union takes the *same* place in memory. This was used a lot in C, and
is used more in operating systems programming. We're using that so
that you can access each bit of the variables easily.

int a:1; - in a structure, following the variable name with a :#
indicates how many bits should be allocated to that variable. The rest
of the bits are assumed to be zero, and I think this concept may only
work with integral data types. It's *rarely* used, and is also
something that was carried over from C.

Anyway, good luck. You could probably find a library for bit
manipulation, and writing to files, but it's rare to need, so it might
not be too easy to find.

Jul 23 '05 #4

P: n/a
Err, as the other people who posted said, use bitset. It'd be much
more platform-independent, and better supported than using all of the
union and :1 stuff. Plus more legible. I missed that class on my
look-over of the STL standard.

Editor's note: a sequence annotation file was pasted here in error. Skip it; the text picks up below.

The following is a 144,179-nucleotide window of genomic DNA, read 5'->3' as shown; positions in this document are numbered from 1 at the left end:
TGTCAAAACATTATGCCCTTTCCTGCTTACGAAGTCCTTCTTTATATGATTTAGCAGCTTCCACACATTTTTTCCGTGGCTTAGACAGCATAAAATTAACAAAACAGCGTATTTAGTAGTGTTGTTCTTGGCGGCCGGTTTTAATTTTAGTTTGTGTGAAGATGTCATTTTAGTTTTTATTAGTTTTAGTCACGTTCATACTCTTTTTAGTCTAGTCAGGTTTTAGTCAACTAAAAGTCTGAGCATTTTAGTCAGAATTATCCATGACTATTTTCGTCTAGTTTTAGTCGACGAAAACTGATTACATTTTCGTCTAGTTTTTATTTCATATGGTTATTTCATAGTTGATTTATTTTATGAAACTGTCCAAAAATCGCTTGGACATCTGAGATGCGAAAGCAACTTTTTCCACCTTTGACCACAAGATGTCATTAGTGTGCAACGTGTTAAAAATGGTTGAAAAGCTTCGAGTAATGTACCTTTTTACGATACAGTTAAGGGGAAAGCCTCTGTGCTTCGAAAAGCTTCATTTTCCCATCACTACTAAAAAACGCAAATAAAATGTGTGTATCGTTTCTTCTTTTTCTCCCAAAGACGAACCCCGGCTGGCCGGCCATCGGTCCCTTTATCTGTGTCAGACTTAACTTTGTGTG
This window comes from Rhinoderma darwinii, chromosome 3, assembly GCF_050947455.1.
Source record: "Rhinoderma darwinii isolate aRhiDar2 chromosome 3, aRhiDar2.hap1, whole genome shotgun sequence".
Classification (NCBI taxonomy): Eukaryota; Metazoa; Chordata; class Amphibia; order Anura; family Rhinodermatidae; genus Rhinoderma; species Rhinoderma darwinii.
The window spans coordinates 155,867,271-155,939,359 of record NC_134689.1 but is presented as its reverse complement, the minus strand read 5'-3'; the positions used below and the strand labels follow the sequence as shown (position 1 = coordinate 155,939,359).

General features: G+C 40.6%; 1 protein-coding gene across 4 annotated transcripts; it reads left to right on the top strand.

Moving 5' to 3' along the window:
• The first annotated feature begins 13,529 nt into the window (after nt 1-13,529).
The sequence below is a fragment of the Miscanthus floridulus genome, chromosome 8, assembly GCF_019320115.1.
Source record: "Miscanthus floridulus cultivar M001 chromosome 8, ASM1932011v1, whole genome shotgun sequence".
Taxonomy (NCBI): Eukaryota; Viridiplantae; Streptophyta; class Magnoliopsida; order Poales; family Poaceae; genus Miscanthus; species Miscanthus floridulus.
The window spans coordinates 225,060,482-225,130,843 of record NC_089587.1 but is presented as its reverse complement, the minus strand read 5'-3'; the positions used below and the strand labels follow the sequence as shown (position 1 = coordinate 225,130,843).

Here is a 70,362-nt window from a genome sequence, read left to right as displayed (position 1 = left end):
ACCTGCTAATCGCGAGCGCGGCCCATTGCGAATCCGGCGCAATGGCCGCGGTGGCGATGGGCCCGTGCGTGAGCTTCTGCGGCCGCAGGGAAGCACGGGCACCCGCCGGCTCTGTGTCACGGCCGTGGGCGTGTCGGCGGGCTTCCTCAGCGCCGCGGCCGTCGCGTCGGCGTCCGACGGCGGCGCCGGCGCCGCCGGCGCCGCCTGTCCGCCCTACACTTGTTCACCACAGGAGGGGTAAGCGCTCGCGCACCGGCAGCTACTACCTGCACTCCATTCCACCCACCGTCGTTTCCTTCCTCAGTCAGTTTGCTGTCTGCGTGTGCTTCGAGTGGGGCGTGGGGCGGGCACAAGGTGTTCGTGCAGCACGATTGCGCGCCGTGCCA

Jul 23 '05 #5

P: n/a
I think the way you were going is spot on, but here are a few tips:

1. Use an array of 8 characters not 5, otherwise manipulating the
"long long" (which I assume is a 64-bit integer for your compiler)
will modify extra bytes past the end of the array which is not good.
2. Always used unsigned types - try "unsigned long long". This may be
why you are not getting what you expect.
3. Make sure you know the byte order for integers on your system -
whether they are big- or little-endian - and write the right 5 bytes
of the array. Many UNIX machines are big-endian in which case you